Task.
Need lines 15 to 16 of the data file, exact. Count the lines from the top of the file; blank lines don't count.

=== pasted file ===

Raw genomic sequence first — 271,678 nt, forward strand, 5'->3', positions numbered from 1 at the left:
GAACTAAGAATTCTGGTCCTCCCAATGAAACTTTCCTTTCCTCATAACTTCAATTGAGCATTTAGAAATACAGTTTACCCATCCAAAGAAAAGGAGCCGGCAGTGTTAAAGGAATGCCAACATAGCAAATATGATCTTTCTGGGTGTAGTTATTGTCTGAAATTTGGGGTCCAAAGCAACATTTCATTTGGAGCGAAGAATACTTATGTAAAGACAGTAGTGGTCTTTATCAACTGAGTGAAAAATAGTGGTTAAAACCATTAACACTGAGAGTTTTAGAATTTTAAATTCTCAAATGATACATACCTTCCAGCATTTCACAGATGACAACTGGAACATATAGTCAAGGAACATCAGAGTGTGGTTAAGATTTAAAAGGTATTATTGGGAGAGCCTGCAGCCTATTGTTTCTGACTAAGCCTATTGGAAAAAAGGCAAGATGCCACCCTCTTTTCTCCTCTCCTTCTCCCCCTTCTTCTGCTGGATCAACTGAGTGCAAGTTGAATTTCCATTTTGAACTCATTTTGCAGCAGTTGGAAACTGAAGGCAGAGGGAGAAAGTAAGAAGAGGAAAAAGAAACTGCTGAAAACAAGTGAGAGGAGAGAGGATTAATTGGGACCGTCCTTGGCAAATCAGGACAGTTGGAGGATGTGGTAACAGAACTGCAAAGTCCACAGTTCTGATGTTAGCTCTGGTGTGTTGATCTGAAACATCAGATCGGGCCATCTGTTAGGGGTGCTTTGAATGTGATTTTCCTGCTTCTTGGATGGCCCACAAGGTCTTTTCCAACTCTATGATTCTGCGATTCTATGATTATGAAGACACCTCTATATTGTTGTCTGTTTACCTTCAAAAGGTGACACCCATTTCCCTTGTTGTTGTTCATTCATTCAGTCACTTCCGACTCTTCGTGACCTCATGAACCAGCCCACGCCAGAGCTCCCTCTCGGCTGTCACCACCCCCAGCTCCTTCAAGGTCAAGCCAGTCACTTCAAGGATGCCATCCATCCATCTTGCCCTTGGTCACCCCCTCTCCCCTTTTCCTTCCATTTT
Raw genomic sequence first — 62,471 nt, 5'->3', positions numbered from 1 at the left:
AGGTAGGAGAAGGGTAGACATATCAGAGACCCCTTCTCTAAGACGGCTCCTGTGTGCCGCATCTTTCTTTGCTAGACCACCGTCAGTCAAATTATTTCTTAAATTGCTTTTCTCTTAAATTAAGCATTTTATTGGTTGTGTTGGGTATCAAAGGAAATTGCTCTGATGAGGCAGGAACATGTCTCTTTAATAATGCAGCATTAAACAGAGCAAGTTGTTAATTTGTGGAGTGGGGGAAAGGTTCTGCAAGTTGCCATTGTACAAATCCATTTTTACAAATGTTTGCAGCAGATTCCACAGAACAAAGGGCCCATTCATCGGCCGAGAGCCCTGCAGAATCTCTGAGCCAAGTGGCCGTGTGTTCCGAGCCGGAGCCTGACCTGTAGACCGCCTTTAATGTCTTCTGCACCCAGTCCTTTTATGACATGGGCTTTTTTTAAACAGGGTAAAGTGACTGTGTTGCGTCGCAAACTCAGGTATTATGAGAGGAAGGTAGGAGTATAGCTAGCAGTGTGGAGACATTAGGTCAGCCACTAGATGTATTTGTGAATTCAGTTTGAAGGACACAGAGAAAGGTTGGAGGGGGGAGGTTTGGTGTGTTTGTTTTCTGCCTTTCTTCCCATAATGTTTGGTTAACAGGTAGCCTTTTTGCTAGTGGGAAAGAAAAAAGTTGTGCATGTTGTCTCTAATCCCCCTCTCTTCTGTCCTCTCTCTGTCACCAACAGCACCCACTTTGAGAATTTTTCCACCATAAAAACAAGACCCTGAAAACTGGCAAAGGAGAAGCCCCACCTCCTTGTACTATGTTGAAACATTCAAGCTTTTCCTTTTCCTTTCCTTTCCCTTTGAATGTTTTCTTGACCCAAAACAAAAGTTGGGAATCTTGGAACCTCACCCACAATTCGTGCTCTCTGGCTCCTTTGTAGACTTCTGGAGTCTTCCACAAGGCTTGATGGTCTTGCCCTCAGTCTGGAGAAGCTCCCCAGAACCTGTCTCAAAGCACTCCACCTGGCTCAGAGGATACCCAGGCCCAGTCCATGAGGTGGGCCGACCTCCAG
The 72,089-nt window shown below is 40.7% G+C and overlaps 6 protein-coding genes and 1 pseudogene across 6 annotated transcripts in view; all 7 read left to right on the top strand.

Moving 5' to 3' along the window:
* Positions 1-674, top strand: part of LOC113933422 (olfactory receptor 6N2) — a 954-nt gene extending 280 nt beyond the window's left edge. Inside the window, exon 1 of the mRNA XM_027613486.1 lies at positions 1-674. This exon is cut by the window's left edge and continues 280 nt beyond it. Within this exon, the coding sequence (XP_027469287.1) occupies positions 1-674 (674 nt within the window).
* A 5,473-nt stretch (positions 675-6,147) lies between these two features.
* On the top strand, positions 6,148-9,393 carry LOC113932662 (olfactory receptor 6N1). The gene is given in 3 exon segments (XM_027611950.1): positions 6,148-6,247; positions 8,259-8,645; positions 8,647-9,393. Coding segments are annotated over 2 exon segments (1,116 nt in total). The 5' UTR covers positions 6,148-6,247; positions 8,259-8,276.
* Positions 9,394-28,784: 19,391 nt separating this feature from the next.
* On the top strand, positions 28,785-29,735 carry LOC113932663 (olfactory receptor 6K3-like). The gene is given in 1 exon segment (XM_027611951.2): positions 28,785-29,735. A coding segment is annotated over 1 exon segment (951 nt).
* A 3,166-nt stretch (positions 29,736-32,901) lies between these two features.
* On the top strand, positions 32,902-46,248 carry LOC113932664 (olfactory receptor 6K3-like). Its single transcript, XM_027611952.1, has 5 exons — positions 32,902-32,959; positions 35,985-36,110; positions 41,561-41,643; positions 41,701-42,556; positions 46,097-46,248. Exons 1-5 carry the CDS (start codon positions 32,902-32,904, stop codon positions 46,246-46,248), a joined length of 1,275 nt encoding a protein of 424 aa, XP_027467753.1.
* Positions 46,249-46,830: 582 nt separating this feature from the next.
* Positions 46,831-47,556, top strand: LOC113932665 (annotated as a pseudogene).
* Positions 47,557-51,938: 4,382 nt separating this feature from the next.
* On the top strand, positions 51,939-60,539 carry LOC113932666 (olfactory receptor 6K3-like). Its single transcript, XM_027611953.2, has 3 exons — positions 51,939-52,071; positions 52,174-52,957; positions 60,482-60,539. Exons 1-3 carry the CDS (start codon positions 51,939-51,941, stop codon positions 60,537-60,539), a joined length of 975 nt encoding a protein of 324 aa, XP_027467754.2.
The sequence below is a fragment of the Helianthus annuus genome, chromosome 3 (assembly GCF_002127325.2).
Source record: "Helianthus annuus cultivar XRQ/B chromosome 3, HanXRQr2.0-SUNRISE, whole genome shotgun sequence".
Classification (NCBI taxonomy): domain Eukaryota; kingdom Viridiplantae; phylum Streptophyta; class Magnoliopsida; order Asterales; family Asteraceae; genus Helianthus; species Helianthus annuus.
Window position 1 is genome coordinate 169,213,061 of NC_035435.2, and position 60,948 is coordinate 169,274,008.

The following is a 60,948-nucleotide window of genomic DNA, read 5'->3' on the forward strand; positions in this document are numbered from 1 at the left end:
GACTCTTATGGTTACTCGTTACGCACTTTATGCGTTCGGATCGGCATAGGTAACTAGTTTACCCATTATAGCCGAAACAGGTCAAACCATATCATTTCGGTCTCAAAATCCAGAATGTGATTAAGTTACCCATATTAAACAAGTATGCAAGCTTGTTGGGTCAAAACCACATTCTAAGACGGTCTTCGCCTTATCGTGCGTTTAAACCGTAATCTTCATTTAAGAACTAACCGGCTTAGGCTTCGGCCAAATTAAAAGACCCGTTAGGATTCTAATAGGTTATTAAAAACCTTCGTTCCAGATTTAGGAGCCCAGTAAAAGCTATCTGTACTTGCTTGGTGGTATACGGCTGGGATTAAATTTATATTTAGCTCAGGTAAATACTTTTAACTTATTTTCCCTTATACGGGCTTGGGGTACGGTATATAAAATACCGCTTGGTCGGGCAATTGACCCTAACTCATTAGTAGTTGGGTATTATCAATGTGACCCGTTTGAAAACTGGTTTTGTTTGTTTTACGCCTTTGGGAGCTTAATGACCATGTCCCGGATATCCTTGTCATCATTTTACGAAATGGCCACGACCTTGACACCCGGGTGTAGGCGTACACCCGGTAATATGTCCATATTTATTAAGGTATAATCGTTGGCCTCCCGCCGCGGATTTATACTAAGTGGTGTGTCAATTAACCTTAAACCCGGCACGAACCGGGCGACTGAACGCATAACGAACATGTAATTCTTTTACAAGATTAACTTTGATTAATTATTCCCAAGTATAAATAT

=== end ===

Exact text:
* Positions 46,831-47,556, top strand: LOC113932665 (annotated as a pseudogene).
* Positions 47,557-51,938: 4,382 nt separating this feature from the next.